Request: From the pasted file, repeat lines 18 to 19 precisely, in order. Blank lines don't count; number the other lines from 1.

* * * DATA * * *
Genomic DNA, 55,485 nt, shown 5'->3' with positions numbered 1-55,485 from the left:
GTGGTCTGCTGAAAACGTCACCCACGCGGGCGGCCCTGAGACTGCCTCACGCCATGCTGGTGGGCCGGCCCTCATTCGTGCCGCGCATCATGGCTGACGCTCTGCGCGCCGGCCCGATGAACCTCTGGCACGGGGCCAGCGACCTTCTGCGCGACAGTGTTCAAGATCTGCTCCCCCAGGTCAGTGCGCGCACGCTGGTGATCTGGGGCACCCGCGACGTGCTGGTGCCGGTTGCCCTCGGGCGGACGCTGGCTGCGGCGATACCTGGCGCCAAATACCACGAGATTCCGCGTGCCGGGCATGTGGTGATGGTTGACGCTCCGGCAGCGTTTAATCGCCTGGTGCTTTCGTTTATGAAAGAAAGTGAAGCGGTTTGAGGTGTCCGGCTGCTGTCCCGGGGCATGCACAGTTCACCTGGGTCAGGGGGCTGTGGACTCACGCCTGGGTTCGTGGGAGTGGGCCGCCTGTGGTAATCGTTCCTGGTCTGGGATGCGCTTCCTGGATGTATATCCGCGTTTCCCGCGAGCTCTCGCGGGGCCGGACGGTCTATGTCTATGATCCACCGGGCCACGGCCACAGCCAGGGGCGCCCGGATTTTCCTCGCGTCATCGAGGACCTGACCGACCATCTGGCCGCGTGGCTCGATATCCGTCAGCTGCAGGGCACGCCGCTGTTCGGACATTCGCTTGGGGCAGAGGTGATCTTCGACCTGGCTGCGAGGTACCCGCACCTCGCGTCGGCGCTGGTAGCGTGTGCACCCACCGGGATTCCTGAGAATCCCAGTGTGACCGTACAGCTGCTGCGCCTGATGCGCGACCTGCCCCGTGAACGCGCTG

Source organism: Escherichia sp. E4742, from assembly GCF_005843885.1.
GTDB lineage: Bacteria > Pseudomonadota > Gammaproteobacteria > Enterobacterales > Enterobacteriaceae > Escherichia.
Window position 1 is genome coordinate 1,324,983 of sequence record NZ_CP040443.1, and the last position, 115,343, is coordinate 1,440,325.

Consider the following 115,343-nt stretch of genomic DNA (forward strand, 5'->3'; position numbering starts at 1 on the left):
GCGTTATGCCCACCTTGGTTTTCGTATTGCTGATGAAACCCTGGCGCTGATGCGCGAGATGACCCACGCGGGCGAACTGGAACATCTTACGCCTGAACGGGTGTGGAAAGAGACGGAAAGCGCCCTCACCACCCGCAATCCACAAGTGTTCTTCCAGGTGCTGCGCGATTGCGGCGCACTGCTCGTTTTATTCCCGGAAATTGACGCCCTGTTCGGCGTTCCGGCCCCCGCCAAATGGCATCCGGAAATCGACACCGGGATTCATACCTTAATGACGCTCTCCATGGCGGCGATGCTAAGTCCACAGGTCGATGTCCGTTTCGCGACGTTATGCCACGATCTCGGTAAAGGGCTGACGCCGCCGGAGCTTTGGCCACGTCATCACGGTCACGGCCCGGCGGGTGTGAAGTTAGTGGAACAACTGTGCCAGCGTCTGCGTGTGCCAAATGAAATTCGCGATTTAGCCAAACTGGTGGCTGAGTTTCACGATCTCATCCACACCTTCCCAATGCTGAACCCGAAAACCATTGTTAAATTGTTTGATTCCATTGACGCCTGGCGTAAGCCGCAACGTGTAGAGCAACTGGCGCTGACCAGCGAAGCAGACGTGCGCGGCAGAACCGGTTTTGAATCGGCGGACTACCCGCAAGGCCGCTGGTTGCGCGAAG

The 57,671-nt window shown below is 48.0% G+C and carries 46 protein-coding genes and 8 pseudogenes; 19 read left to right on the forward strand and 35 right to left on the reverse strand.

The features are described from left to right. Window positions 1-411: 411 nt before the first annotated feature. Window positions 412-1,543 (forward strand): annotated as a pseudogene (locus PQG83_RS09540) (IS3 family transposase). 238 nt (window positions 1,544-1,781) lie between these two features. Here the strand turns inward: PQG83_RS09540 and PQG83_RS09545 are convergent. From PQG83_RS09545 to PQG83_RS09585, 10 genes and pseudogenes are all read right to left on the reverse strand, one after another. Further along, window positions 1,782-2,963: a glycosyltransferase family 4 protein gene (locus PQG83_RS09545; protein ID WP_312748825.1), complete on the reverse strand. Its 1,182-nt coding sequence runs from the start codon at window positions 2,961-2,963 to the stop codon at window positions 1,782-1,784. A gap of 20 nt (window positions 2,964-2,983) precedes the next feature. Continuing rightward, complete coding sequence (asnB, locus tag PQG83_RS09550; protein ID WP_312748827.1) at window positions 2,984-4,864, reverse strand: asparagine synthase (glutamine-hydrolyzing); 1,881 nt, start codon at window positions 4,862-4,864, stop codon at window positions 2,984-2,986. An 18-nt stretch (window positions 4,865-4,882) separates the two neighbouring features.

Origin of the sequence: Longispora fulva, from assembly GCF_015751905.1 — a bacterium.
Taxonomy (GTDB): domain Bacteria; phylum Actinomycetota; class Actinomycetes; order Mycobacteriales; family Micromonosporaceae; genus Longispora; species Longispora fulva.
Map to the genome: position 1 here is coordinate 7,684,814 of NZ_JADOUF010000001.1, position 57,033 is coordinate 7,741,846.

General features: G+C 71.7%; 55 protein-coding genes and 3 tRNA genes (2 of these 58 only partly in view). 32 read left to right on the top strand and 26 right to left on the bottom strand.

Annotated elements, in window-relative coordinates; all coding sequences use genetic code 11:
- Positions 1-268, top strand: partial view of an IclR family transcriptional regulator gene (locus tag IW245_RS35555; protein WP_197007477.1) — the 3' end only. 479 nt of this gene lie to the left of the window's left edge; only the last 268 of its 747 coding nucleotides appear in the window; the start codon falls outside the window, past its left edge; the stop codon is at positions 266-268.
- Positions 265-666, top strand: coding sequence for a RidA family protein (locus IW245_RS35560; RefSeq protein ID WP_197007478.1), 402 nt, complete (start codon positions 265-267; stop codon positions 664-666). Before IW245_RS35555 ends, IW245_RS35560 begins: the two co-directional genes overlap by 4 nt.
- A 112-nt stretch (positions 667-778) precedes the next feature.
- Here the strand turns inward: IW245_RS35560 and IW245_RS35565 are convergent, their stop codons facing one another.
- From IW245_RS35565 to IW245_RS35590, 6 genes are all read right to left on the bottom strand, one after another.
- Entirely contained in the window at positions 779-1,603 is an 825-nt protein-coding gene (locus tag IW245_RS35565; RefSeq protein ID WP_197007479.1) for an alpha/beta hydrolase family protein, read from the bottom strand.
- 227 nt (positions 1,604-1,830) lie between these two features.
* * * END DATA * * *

- Here the strand turns inward: IW245_RS35560 and IW245_RS35565 are convergent, their stop codons facing one another.
- From IW245_RS35565 to IW245_RS35590, 6 genes are all read right to left on the bottom strand, one after another.